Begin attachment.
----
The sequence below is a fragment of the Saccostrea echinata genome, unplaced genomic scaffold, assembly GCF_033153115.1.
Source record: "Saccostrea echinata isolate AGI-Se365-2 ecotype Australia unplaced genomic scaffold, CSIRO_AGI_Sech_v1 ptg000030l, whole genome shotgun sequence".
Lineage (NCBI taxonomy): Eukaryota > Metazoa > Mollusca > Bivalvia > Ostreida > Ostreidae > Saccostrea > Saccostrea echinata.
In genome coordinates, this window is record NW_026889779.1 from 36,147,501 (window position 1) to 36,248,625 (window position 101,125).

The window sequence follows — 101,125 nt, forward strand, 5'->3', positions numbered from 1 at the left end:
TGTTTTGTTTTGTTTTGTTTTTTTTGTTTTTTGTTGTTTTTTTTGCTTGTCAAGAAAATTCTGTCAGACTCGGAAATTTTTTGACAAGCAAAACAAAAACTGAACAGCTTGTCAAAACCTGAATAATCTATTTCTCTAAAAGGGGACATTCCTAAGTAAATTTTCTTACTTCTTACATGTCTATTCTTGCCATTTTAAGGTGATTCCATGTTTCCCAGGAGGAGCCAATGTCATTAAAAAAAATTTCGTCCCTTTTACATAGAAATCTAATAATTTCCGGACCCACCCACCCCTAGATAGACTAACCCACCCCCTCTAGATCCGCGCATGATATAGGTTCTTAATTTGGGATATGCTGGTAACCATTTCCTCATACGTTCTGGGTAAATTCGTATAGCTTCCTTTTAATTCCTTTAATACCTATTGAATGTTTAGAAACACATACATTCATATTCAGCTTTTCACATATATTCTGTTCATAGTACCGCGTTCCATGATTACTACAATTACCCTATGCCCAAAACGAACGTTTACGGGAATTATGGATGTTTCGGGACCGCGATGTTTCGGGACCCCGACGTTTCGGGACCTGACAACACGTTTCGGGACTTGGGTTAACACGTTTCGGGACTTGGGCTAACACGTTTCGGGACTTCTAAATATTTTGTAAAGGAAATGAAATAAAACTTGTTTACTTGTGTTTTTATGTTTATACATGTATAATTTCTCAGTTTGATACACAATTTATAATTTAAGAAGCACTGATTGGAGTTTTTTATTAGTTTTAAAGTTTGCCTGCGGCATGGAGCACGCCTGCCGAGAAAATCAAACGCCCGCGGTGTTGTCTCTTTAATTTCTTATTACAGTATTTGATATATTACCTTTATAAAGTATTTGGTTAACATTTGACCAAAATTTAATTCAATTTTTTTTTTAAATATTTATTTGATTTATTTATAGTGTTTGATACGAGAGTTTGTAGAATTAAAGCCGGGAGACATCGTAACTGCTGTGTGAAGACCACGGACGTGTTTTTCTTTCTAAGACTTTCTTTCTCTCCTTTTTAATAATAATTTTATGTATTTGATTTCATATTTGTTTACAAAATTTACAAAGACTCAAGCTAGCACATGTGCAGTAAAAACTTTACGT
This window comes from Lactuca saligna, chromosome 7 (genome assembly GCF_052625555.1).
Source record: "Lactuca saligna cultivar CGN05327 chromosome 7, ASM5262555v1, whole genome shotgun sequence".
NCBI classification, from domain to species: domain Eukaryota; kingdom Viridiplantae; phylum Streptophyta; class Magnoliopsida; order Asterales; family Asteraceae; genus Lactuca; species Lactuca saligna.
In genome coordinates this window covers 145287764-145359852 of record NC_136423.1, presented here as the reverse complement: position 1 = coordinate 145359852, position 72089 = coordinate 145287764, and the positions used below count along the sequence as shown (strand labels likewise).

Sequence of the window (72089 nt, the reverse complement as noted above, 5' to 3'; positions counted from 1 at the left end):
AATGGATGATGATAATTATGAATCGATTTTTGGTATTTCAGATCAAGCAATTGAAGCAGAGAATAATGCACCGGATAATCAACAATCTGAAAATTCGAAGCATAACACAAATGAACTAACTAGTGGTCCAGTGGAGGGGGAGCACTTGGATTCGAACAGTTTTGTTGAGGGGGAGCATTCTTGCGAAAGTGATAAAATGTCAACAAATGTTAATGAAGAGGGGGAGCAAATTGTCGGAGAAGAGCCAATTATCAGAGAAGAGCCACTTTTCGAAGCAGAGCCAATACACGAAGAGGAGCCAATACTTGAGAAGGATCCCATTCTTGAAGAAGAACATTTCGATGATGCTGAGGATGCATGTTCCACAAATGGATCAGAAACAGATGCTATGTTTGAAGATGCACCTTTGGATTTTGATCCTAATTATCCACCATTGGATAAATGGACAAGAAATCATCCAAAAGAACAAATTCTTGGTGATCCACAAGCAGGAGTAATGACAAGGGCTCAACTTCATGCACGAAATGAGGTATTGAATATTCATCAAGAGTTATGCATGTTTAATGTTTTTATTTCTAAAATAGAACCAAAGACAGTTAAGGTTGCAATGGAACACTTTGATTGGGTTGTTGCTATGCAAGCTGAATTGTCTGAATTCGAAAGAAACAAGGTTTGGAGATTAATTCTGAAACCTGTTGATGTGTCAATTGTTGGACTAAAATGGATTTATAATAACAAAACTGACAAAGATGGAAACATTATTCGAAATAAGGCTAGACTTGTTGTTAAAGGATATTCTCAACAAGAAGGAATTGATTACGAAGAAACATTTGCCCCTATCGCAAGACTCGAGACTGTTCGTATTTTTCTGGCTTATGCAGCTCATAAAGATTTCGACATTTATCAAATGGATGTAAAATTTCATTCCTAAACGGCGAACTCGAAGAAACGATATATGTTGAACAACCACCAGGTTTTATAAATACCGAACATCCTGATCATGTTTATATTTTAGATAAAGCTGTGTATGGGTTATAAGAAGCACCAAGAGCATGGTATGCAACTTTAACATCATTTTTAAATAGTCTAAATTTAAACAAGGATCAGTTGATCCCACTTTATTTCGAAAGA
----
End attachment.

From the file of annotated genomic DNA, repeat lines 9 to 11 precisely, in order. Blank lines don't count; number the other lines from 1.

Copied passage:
NCBI classification, from domain to species: domain Eukaryota; kingdom Viridiplantae; phylum Streptophyta; class Magnoliopsida; order Asterales; family Asteraceae; genus Lactuca; species Lactuca saligna.
In genome coordinates this window covers 145287764-145359852 of record NC_136423.1, presented here as the reverse complement: position 1 = coordinate 145359852, position 72089 = coordinate 145287764, and the positions used below count along the sequence as shown (strand labels likewise).

Sequence of the window (72089 nt, the reverse complement as noted above, 5' to 3'; positions counted from 1 at the left end):